Early Experiences of the Performance Partnership Pilots for Disconnected Youth (P3): Cohort 1 Pilots
U.S. Department of Labor
Chief Evaluation Office
As pilots sought to implement the flexibilities afforded them, the following findings emerged:
- Pilots that were starting to make system changes were led by state or local agencies that frequently convened and coordinated with local youth-serving organizations. These lead pilot agencies were able to bring together partners from across different program areas, such as education and labor.
- All pilots brought together a diverse set of partners. Pilots indicated that government and community partners were willing to work across their different program areas, such as education and labor, to coordinate their youth-related services.
- Not all leaders of pilots’ grantees and their partners had a full understanding of the available flexibilities. They reported that a clearer understanding was important for pilots to pull together existing funding streams to support the youth intended for services and to remove other programmatic barriers that limit how these funds support youth-related services.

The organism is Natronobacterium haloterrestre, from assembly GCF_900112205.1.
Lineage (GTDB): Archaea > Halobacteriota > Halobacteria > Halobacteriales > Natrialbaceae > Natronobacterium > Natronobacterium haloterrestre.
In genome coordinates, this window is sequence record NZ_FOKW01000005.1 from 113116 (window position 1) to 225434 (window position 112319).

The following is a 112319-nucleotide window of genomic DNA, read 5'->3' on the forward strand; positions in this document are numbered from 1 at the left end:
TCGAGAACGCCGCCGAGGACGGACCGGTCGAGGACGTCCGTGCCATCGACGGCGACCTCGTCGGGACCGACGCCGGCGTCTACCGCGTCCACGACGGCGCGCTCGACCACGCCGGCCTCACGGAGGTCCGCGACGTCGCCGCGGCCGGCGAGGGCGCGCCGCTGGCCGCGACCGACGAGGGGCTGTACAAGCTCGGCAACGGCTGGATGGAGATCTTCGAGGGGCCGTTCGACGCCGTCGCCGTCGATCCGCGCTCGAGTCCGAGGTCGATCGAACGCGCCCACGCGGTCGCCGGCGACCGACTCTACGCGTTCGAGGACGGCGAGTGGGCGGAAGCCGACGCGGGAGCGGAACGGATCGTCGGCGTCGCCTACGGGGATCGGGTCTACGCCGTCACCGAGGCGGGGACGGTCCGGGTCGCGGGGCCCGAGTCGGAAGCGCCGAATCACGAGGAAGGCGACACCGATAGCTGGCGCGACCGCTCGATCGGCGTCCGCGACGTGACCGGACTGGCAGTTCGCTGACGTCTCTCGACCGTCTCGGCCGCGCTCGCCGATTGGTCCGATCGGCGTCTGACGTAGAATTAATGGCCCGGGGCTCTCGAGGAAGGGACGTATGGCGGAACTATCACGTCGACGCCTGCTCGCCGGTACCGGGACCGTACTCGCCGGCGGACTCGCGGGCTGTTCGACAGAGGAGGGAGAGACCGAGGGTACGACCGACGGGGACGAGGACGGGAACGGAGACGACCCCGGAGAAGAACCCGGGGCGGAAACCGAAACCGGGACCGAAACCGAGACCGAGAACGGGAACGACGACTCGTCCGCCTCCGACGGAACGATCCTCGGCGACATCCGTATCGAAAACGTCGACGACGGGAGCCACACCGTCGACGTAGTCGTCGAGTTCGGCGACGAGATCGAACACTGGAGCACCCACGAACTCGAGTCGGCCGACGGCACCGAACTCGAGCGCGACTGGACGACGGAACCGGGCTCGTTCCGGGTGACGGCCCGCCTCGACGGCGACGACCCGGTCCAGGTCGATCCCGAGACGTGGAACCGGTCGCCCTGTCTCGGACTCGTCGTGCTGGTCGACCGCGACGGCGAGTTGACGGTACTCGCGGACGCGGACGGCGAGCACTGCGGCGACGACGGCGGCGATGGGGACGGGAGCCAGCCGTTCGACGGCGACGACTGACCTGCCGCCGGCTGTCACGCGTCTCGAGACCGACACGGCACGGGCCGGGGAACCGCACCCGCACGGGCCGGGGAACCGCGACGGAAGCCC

- Five pilots had proposed in their applications to create shared data systems, but, in the first year, none accomplished this goal, largely due to logistical and privacy concerns. Indeed, two decided not to pursue shared systems, and three reported that they were continuing local discussions to develop such systems. In the meantime, for purposes of P3, all pilots developed work-arounds to share data about their participants and for reporting.
To assess assess the Performance Partnership Pilots for Disconnected Youth (P3), Federal agencies sponsored a five-year national evaluation, under the direction of the Department of Labor, Chief Evaluation Office. The contracted evaluators, Mathematica and its partner Social Policy Research Associates, have undertaken an implementation evaluation of P3. Using data from the evaluation’s implementation study, this paper reflects on the early experiences of the nine pilots awarded grants in 2015. The data primarily comes from interviews conducted in spring and summer 2017 with pilot administrators, staff, and partners.